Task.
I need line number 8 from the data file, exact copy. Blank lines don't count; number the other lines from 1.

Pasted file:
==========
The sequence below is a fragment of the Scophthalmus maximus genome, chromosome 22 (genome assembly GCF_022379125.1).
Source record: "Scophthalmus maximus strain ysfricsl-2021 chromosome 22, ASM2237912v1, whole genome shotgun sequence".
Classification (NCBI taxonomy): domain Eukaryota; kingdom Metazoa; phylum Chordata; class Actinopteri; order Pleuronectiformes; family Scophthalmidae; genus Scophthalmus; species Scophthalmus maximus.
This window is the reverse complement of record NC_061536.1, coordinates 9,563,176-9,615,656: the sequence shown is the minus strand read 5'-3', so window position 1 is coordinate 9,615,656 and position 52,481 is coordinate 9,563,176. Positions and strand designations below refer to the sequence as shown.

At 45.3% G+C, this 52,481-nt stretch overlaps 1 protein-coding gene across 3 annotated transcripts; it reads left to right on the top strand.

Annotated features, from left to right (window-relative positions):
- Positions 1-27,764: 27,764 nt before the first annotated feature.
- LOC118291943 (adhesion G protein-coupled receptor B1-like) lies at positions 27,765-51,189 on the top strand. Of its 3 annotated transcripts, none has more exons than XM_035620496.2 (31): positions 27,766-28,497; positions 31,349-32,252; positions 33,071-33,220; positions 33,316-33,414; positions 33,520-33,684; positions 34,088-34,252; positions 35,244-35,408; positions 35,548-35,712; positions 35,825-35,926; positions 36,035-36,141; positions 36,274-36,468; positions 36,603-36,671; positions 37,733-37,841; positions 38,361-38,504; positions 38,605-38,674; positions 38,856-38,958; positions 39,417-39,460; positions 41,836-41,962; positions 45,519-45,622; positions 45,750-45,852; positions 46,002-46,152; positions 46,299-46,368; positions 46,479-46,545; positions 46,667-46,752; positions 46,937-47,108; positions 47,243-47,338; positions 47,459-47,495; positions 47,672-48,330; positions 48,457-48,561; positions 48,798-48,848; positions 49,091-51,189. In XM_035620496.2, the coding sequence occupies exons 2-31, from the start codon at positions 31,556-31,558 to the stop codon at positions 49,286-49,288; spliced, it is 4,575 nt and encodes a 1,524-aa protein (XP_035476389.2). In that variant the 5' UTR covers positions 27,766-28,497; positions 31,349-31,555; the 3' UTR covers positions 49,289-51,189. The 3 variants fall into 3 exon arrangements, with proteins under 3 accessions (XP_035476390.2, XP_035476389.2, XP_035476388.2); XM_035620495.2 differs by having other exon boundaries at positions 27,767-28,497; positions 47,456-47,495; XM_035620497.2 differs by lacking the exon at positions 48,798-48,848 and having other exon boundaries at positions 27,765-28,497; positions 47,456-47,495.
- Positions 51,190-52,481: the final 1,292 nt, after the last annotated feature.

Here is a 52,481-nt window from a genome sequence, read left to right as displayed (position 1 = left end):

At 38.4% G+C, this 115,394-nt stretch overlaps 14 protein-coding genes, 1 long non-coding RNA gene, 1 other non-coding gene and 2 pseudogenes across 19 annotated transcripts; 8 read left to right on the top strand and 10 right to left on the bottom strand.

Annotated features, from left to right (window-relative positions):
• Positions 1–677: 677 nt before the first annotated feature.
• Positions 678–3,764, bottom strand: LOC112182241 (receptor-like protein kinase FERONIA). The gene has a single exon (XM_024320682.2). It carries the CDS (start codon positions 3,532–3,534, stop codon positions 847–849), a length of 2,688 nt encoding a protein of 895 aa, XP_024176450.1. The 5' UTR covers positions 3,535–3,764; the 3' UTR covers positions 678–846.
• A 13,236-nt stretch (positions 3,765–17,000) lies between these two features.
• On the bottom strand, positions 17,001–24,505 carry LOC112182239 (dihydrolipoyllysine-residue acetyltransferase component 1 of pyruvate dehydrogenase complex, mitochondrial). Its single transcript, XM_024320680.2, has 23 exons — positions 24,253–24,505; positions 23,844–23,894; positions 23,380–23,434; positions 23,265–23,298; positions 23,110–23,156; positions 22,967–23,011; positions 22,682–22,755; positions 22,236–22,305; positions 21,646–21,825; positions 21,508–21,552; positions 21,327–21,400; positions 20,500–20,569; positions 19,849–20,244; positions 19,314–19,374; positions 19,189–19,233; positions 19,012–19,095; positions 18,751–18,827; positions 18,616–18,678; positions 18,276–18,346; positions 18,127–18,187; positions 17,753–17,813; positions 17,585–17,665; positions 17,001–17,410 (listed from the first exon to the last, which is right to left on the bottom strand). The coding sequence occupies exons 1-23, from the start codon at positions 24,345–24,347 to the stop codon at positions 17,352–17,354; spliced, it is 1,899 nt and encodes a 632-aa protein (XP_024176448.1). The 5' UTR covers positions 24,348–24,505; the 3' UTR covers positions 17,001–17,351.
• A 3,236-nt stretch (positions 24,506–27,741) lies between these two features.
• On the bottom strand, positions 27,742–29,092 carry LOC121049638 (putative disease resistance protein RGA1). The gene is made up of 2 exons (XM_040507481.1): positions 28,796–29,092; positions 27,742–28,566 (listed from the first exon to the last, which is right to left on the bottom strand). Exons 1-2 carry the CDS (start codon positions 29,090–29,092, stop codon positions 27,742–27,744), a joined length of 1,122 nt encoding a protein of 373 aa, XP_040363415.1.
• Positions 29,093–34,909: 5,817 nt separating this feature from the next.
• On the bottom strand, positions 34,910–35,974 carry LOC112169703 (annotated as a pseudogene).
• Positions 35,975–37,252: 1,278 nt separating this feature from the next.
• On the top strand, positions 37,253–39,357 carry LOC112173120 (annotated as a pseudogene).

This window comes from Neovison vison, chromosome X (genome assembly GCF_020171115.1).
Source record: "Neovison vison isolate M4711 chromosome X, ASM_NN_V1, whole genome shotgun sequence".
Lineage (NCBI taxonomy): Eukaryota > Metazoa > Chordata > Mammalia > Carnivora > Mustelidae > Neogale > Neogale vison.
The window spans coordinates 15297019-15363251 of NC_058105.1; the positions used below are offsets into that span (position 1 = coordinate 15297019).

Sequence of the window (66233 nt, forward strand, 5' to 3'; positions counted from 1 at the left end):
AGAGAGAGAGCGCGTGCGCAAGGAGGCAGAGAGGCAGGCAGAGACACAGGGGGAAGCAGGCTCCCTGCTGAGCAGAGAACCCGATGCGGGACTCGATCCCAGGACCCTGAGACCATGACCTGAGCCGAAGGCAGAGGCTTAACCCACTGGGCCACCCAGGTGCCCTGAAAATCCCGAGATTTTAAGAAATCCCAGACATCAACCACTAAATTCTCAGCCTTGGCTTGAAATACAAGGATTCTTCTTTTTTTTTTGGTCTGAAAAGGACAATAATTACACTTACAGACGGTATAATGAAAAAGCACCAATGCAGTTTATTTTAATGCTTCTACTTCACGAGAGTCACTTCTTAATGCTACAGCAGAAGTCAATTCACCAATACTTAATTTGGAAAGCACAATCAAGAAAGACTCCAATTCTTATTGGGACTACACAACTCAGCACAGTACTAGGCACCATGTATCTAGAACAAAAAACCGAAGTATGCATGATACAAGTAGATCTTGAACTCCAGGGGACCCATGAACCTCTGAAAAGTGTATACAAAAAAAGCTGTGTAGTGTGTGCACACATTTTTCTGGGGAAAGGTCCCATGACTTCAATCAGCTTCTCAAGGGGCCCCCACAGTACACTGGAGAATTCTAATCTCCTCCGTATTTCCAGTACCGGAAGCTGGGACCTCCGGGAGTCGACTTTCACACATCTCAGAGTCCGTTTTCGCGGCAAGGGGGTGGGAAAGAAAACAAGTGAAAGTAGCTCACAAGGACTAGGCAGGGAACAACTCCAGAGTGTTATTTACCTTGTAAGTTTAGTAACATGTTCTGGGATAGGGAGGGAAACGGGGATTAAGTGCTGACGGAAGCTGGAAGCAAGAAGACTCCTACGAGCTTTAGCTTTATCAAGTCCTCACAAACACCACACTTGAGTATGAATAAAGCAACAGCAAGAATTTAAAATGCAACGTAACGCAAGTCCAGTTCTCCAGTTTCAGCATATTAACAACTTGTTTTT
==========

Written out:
- LOC118291943 (adhesion G protein-coupled receptor B1-like) lies at positions 27,765-51,189 on the top strand. Of its 3 annotated transcripts, none has more exons than XM_035620496.2 (31): positions 27,766-28,497; positions 31,349-32,252; positions 33,071-33,220; positions 33,316-33,414; positions 33,520-33,684; positions 34,088-34,252; positions 35,244-35,408; positions 35,548-35,712; positions 35,825-35,926; positions 36,035-36,141; positions 36,274-36,468; positions 36,603-36,671; positions 37,733-37,841; positions 38,361-38,504; positions 38,605-38,674; positions 38,856-38,958; positions 39,417-39,460; positions 41,836-41,962; positions 45,519-45,622; positions 45,750-45,852; positions 46,002-46,152; positions 46,299-46,368; positions 46,479-46,545; positions 46,667-46,752; positions 46,937-47,108; positions 47,243-47,338; positions 47,459-47,495; positions 47,672-48,330; positions 48,457-48,561; positions 48,798-48,848; positions 49,091-51,189. In XM_035620496.2, the coding sequence occupies exons 2-31, from the start codon at positions 31,556-31,558 to the stop codon at positions 49,286-49,288; spliced, it is 4,575 nt and encodes a 1,524-aa protein (XP_035476389.2). In that variant the 5' UTR covers positions 27,766-28,497; positions 31,349-31,555; the 3' UTR covers positions 49,289-51,189. The 3 variants fall into 3 exon arrangements, with proteins under 3 accessions (XP_035476390.2, XP_035476389.2, XP_035476388.2); XM_035620495.2 differs by having other exon boundaries at positions 27,767-28,497; positions 47,456-47,495; XM_035620497.2 differs by lacking the exon at positions 48,798-48,848 and having other exon boundaries at positions 27,765-28,497; positions 47,456-47,495.